Power outages and power sags across the United States frequently occur due to outdated power grids and weather related events. These power events are costing businesses and consumers billions of dollars. Some American power lines date back to the 1880s, and the ever-increasing demands for power are pushing capacity to the limit with no signs of slowing down.
You might think there is little you can do to combat process downtime, power outages, sags, spikes and surges; however, you can protect your facility’s supply. Consider the differences between Active Voltage Correction vs. Active Voltage Regulators.
What is Active Voltage Correction (AVC)?
An Active Voltage Conditioner (AVC) is an inverter-based system that protects sensitive industrial and commercial loads from voltage disturbances. It provides fast, accurate voltage sag correction plus continuous voltage regulation and load voltage compensation. The AVC is a flexible device that can be used in multiple applications. It has an operating efficiency exceeding 98% and provides extremely fast response to three-phase sags down to 50% nominal voltage, and single-phase sags down to 25% nominal voltage. Standard models are optimized for sag correction, voltage balance, and flicker reduction. This truly will correct most, if not all of your power related issues up until a total outage. Systems can be installed at the Electrical Service of a Facility, or at the Point-of-Use equipment needing the protection.
What is an Active Voltage Regulator (AVR)?
In the context of protecting industrial or manufacturing equipment the (AVR) or Active Voltage Regulation option is the most inexpensive to correct simple line voltage. The AVR provides consistent nominal output voltage based on a limited input voltage window. It does not provide the wide swing correction an AVC system will in the event of a major sag, surge, or power anomaly. The size and technology choice for a customer specific option will depend on the voltage window they are trying to correct. Many times a voltage regulator along with a transformer to isolate incoming anomalies is chosen. In smaller applications a ferroresonant transformer based system can provide voltage regulation with battery storage backup. Such as the traditional Ferrups UPS System from Eaton for manufacturing or process control environments.
The larger Medium Voltage AVC is an ideal solution for complete facility protection. Its standard outdoor enclosure saves valuable indoor floor space. While the low voltage units can be applied to a process line or a specific critical load. Outdoor or enclosed models may be provided per site requirements.
The Case for AVC Active Voltage Correction vs AVR Active Voltage Regulation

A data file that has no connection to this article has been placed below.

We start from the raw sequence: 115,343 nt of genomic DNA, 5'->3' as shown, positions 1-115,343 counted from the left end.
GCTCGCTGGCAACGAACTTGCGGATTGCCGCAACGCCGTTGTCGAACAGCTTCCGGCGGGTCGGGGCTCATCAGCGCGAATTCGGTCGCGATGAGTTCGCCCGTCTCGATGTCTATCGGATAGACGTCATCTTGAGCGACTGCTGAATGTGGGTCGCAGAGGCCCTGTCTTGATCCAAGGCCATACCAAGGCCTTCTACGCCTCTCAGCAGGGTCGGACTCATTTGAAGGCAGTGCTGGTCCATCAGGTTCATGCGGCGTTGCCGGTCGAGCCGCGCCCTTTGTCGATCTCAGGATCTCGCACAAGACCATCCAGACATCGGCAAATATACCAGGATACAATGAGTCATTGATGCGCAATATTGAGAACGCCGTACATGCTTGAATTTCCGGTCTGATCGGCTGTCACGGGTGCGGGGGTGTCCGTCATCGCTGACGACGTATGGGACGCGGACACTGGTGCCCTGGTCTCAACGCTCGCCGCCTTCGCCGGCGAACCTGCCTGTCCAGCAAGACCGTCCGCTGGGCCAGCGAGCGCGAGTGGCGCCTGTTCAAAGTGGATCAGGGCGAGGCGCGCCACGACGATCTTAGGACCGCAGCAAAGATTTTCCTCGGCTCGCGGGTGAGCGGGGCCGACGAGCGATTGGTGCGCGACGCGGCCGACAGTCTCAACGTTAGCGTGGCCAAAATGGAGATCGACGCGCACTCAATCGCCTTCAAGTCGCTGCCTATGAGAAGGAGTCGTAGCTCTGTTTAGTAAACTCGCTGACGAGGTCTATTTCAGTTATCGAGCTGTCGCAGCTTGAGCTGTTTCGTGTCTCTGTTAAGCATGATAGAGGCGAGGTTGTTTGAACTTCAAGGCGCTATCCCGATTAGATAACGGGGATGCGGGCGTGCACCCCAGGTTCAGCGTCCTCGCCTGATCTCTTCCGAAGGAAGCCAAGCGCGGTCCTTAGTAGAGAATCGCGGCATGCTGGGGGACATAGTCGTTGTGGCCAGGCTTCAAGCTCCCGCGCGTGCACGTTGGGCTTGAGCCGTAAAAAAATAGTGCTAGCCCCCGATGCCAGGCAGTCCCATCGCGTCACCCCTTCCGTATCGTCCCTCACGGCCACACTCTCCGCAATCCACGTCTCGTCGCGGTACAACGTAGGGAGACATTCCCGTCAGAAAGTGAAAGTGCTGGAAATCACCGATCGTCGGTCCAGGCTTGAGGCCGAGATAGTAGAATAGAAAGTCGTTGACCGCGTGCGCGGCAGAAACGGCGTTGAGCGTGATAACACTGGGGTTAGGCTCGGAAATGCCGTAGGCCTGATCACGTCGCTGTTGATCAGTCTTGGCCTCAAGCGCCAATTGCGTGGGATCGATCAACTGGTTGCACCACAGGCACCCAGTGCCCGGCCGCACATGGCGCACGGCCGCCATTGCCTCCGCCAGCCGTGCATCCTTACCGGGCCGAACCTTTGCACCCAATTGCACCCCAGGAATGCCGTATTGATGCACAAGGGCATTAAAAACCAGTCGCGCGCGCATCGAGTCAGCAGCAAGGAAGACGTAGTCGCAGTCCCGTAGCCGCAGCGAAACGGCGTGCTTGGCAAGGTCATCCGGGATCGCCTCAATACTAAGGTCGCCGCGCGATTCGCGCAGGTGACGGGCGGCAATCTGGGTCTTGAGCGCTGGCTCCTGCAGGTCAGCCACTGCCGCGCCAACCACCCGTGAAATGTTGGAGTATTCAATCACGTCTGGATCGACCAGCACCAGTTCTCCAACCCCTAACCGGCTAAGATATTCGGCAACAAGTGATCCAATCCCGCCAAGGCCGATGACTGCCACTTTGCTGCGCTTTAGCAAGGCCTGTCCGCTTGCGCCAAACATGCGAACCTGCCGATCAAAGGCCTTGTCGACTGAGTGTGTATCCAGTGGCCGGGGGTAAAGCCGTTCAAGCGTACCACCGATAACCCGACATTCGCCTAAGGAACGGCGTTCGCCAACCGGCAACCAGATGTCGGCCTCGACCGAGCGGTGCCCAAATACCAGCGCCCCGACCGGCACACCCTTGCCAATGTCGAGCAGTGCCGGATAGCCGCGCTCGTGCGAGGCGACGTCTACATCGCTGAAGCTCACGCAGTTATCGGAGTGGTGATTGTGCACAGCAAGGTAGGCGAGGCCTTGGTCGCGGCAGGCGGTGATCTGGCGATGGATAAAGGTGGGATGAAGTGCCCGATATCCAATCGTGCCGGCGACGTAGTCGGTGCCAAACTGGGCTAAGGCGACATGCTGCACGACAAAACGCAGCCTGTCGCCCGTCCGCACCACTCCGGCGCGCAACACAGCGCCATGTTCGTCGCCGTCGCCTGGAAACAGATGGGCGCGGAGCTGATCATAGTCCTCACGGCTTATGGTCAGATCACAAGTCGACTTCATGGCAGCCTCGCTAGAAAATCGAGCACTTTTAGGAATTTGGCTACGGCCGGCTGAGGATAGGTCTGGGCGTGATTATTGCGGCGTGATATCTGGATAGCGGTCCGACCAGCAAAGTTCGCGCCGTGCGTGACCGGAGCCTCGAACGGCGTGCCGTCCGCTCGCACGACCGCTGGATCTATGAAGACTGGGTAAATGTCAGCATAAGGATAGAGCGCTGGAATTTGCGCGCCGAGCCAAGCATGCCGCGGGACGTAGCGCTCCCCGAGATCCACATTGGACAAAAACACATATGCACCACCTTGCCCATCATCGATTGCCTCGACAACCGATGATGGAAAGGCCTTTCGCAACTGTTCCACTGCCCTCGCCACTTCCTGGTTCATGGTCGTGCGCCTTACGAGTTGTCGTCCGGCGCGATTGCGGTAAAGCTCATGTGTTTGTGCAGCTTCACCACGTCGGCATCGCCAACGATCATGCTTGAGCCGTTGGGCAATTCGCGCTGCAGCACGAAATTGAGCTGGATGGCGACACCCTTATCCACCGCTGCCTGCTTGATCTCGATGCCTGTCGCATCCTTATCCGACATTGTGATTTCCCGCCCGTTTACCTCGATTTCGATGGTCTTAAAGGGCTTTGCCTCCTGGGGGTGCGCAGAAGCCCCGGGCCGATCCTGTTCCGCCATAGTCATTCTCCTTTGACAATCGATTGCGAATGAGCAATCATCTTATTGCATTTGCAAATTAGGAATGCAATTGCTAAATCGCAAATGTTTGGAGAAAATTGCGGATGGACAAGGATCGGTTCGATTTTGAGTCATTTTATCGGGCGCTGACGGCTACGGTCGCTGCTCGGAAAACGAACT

Best used for large power conditioning in harsh electrical environments, AVC and AVR are similar in function, but have major differences in performance.
If you regularly experience voltage fluctuations such as sags, power swells, spikes, transients, or electrical noise, (AVC) Active Voltage Correction can truly make a difference in protecting sensitive loads by delivering pure and clean power. It is going to be a garbage eater for bad voltage up until an actual outage. Many consider a flicker of lights, or quick off/on in power to be an outage. 90% of short-term electrical events affecting facilities are sags, and many of those sags in a single phase of power. An AVC can correct most all of those issues by boosting the line voltage of the lagging phase up to an operative level. This pays off big in manufacturing, and process environments that work stoppage can get expensive.
Conversely, a voltage regulator (AVR) protects equipment against surges or small drop offs in power, but will not correct major swings, sags, or variations in power.
Active Voltage Correction is different than sizing a UPS for a data center load. The sizing and tolerance of an Industrial UPS System vs. sizing a Voltage Correction device is different. Both require an analysis of the load center and the incoming power to determine the best choice.
The traditional IGBT or transformer based UPS used in a data center application is used to support loads that are constant and have little effect on the output sine wave of the UPS. It is not built for those loads disrupting the output sine wave of the UPS such in a manufacturing environment. There are a few options available for battery runtime and a AVC to accommodate those who seek out an Industrial UPS System for their manufacturing environment.
Keep Your Power Clean with ICP
Want to find out more about an Active Voltage Correction (AVC) or Active Voltage Regulator (AVR) for your facility? Industrial Clean Power will work with you to understand your needs and keep your business and equipment always safe & running.
Contact Industrial Clean Power today for a consultation on how we can help you protect your equipment and business from damaging voltage fluctuations. www.industrialcleanpower.com , Phone 855-240-6776.